A study finds that some respondents are willing to pay for misshapen carrots – usually discarded or sold at a discount – as much as picture perfect carrots, when given the right messages.
One third of all food produced in the world is “lost or wasted” every year, according to the Food and Agriculture Organization of the United Nations 2011 data.
Food loss happens before food reaches the customer or the retailer.
The Driven to Waste report, prepared by the WWF and the UK retailer Tesco, estimates the total amount of food lost on farms to be a “staggering 1.2 billion tonnes,” which is the weight of 10 million blue whales. According to the report, this is “significantly more than the 931 million tonnes wasted from retail, food service and households, and enough to feed the world’s 870 million undernourished four times over.”
Food waste, on the other hand, “refers to the decrease in the quantity or quality of food resulting from decisions and actions by retailers, food service providers and consumers.”
According to the European Food Information Council (EUFIC), “If food waste were a country, it would be the third largest emitting country in the world. In other words: food waste emits more greenhouse gases than all single countries in the world except China and the US. “
One of the reasons that food waste occurs is that some fruit and vegetables are deemed too ugly or misshapen to be consumed. Yet these foods are just as nutritional and edible and can be used to feed families.
There are companies such as Imperfect Foods, Spud Canada, and Perfectly Imperfect Produce that have decided to take on food waste. According to Spud, “Imperfect produce are the misshapen, scarred or slightly bruised fruits and veggies that are thrown away by farmers and grocery stores because they are not deemed as perfect for sale.”
Spud claims over 30 percent of fruits and vegetables in North America are rejected by supermarkets because “they aren’t attractive enough.” Spud adds that “[imperfect produce] tastes exactly the same; is just as healthy; and is cheaper to buy.”
Perfectly Imperfect Produce calls what it does a “rescue”: “We source imperfect produce from local farms and wholesalers. These are items that are unique in size, shape or color as well as surplus crops.” It ships weekly packages to its subscribers.
A study published in the January 2022 issue of the Journal of Retailing and Consumer Services focuses on ugly foods, noting that they “meet nutritional and safety benchmarks but deviate from cosmetic and size standards.” The difficulty of marketing ugly foods, the authors write, “frustrates field-level rescue efforts.”
The researchers’ online marketing study suggests that they have hit a sweet spot that “significantly improve[s] willingness to pay” by highlighting two key factors: noting that purchasing ugly food reduces food waste; and explaining ugly food is “natural and authentic.”
According to a news release by the Ohio State University “Either message alone was not effective at convincing consumers to buy misfit carrots.”
Yet consumers were willing to buy a mixed-bunch of carrots, with ugly carrots at a maximum of 40 percent and better looking carrots at 60 percent, at a slight discount.
“Any time you codify that cosmetically imperfect produce is somehow lesser, you’re stuck selling it for less and therefore you undermine the entire value chain,” says senior study author Brian E. Roe, professor in the Department of Agricultural, Environmental and Development Economics at The Ohio State University.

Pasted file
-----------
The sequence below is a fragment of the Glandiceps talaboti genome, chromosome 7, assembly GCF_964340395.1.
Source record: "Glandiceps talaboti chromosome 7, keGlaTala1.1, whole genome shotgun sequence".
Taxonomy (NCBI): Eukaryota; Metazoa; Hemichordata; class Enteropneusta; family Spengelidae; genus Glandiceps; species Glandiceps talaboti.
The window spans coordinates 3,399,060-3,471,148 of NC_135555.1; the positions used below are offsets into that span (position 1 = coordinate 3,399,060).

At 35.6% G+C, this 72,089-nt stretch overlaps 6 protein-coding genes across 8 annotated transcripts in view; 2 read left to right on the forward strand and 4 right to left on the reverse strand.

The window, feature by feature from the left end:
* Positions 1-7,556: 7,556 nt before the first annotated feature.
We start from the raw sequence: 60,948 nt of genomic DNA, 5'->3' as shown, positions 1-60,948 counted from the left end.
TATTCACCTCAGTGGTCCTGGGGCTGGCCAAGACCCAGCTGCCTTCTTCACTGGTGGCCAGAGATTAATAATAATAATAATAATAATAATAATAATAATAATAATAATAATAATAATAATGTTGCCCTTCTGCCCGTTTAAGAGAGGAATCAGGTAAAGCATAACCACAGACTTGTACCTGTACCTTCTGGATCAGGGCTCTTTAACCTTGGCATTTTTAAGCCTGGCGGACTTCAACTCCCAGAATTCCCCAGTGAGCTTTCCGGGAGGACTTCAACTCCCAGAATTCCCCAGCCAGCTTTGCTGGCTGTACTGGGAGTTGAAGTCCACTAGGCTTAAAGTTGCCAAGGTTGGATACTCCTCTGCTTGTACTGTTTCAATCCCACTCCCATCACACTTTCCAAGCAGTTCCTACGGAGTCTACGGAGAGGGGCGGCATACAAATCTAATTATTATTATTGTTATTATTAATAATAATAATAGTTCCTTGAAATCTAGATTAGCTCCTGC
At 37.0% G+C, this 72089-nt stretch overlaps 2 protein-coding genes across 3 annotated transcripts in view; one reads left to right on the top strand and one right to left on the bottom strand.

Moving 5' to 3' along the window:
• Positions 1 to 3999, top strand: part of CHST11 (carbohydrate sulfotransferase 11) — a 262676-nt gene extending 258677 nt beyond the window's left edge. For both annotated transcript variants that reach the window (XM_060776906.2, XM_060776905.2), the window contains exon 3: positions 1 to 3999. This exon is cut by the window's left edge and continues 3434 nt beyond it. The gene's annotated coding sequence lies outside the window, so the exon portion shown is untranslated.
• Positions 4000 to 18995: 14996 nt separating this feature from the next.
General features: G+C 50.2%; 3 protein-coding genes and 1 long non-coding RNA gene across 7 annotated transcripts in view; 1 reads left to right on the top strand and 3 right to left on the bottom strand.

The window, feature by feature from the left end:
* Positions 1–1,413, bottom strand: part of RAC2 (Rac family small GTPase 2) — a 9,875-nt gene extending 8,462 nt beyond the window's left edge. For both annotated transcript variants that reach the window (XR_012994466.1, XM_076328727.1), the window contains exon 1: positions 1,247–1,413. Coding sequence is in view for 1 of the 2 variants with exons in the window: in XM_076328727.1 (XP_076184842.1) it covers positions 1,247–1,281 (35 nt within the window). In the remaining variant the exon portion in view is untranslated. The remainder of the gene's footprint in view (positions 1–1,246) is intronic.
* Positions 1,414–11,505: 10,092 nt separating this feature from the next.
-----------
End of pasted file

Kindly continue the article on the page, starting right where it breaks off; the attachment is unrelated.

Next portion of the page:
The study authors were looking to maximise the selling price of carrots, even when they were misshapen, and they ran into a subset of people who were willing to pay for ‘ugly food’ as much as perfect specimens, if not more.
“We see that once you promote it as being more natural and as reducing wasted food, the discount is less than it otherwise would be – but there is also a cluster of folks who are actually willing to pay as much or more,” Roe adds, “because they value reducing food waste and they value the fact that it’s got just as much nutrition as standard produce.”
The study consisted of surveying 1,300 US residents who shopped and cooked for their home. They were offered either one or a combination of two marketing messages: “ugly carrots’ nutritional quality equals that of blemish-free produce, and there are social costs linked to throwing away food with cosmetic flaws.”
Responders consistently disliked ugly carrots, but when they were presented with a hypothetical choice at a farmers market as opposed to a grocery store, their viewpoints changed. They were more willing to accept imperfect produce.
“If you’re at a farmers market, you’re thinking more holistically, you’re not thinking about cosmetic perfection. You expect things to be more ‘real,’” Roe says. “So I think then people realize this is what we might expect if we’re getting produce directly from a farmer – there’s more room for imperfection because it’s probably not interpreted as imperfection. It’s interpreted as naturalness.”
The scientists who prepared the survey went through the responses in order to find “the tipping point in consumer willingness to pay” that could make harvesting ugly carrots profitable. According to Roe, the US Department of Agriculture (USDA) also determines the percentage of non-standard produce that can be sent to market – ”a limit that may need to be revisited.”
“We hope these findings will change the viewpoint of the industry. If you want to move into the ugly produce space, you probably need to rebrand it rather than locking in a discount and saying, ‘This is ugly food that should be worth less, so let’s just lock it in as being an inferior good from the get-go,” he says. “There hasn’t been a lot of rethinking of standards in light of food waste, so that would be one policy lever that could be re-examined to deal with food waste in the modern era.”